Nearly 70 state business organizations last week had urged the governor to delay for three weeks any decision on returning any counties to more restrictive standards.
UNITED NATIONS — The United Nations chief says the world’s failure to unite to tackle COVID-19 has created wide inequalities and is calling for urgent action including a wealth tax to help finance the global recovery from the coronavirus.
Secretary-General Antonio Guterres told a high-level U.N. meeting Monday that latest reports indicate “there has been a $5 trillion surge in the wealth of the world’s richest in the past year” of the pandemic. He urged governments “to consider a solidarity or wealth tax on those who have profited during the pandemic, to reduce extreme inequalities.”
Guterres also told the U.N. Economic and Social Council’s Forum on Financing for Development that “no element of our multilateral response has gone as it should.”
He pointed to more than 3 million deaths, increasing infections, the worst recession in 90 years, some 120 million people falling back into extreme poverty, and the equivalent of 255 million full-time jobs lost.
Guterres said the inequality in vaccinations is just one example of the failure of multilateralism.
OVERLAND PARK, Kan. — Kansas’ largest community college is paying staff members to get COVID-19 vaccinations, and one of the state’s largest public school districts is making in-home coronavirus testing kits available to students who want them.
KMBC-TV reports that Johnson County Community College is paying employees $250 to get inoculated in the hopes of bringing more students back to campus in the fall.
Colleges throughout the U.S. are taking different approaches to vaccinations, with several already saying they’ll require students to get vaccinated before returning to campus.
Meanwhile, KCTV reported that the 22,400-student Blue Valley school district in Johnson County began a voluntary COVID-19 testing program Monday that sends rapid-testing kits home with students who sign up for them.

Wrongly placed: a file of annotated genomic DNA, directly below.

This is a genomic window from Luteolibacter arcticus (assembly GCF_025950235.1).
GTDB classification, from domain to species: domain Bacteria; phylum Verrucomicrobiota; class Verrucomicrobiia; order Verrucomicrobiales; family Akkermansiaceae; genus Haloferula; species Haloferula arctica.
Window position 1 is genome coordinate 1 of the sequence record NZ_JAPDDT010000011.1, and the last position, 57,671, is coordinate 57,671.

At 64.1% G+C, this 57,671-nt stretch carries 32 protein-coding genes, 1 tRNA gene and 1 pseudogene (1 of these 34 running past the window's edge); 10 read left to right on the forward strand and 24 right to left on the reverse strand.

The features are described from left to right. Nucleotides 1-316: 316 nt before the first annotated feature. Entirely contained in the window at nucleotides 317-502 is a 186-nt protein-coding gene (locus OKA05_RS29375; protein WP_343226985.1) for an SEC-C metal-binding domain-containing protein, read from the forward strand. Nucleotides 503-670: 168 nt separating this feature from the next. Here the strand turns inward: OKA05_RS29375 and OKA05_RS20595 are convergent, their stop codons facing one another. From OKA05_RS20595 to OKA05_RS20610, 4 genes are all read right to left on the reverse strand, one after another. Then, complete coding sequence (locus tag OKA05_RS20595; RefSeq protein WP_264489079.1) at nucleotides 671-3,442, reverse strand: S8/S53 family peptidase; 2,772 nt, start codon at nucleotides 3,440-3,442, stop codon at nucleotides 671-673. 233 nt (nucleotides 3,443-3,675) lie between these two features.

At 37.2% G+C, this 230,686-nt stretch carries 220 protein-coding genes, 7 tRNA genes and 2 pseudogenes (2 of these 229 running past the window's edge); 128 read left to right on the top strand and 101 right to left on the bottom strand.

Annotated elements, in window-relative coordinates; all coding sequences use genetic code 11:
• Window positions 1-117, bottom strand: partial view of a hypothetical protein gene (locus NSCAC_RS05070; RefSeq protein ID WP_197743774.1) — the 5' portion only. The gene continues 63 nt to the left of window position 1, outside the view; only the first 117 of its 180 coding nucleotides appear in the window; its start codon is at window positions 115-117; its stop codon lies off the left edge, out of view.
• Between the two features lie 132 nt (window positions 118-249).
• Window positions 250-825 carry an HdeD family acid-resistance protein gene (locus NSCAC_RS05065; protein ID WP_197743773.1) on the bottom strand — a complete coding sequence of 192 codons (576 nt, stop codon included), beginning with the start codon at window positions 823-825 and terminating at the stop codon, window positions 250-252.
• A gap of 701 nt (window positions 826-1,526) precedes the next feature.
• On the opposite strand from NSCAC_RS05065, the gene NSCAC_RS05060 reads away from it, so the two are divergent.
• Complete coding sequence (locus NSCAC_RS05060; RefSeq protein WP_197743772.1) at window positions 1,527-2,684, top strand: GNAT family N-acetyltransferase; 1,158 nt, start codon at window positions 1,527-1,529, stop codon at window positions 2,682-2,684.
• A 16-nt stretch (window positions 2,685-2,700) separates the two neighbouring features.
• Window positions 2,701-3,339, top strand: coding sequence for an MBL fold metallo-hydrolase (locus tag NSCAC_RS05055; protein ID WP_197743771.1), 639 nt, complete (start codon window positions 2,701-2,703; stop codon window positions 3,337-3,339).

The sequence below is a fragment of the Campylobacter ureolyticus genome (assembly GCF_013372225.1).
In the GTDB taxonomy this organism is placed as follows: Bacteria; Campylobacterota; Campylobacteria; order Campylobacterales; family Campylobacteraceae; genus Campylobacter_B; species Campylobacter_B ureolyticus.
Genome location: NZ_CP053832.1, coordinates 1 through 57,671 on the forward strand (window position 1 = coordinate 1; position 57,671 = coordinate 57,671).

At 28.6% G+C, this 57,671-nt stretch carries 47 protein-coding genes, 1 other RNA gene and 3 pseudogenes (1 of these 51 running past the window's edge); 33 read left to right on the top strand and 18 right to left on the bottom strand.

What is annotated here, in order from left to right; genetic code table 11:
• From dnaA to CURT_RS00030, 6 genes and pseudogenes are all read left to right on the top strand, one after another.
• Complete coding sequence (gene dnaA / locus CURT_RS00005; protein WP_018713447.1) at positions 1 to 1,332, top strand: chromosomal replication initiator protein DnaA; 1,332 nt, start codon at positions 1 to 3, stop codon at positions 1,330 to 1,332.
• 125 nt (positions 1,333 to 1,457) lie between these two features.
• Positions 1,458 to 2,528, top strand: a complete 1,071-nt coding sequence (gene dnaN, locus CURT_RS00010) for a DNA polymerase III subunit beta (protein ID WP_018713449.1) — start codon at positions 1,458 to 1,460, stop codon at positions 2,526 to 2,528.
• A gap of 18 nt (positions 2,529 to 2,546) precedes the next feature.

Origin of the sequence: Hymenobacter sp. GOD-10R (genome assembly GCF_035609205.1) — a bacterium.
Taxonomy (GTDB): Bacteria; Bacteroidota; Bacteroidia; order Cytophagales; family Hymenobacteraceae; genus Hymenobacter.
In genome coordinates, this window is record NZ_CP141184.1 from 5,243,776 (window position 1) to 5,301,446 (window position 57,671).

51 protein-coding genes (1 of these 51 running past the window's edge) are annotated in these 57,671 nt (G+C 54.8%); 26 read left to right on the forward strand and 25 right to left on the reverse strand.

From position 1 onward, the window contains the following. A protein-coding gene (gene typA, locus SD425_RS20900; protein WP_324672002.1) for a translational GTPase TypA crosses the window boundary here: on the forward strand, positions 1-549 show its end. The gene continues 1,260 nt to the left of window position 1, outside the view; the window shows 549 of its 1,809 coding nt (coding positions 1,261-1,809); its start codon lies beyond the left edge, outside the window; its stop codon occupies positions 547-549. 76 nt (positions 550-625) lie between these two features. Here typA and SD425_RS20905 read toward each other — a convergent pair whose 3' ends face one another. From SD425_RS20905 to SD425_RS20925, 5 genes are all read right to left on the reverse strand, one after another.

CARSON CITY, Nev. — The Nevada statehouse will reopen Thursday after more than two months of being shuttered to the public to prevent the spread of the coronavirus.
Visitors will be allowed to make appointments to attend hearings or meet with lawmakers, but will still be required to wear masks and either take a rapid test in the parking lot or prove they’ve been vaccinated.
The announcement comes 11 weeks into the part-time Legislature’s 16-week biennial session, throughout which the normally bustling corridors of the statehouse have been almost empty.
TORONTO — All schools in Canada’s most populous province will be shut down and move to online learning because of a record number of coronavirus infections fueled by more contagious virus variants.
Ontario Premier Doug Ford says his government is moving schools to online-only after the April break this week.
Schools in Canada’s largest city of Toronto were already shut since last Wednesday. Now it will be province-wide.
Ontario is now seeing more than 4,000 new infections a day in recent days and record intensive care numbers. March break was previously moved this week in April.
BUCHAREST — Authorities in Romania's capital say three COVID-19 patients died at a mobile intensive care unit after ventilators failed.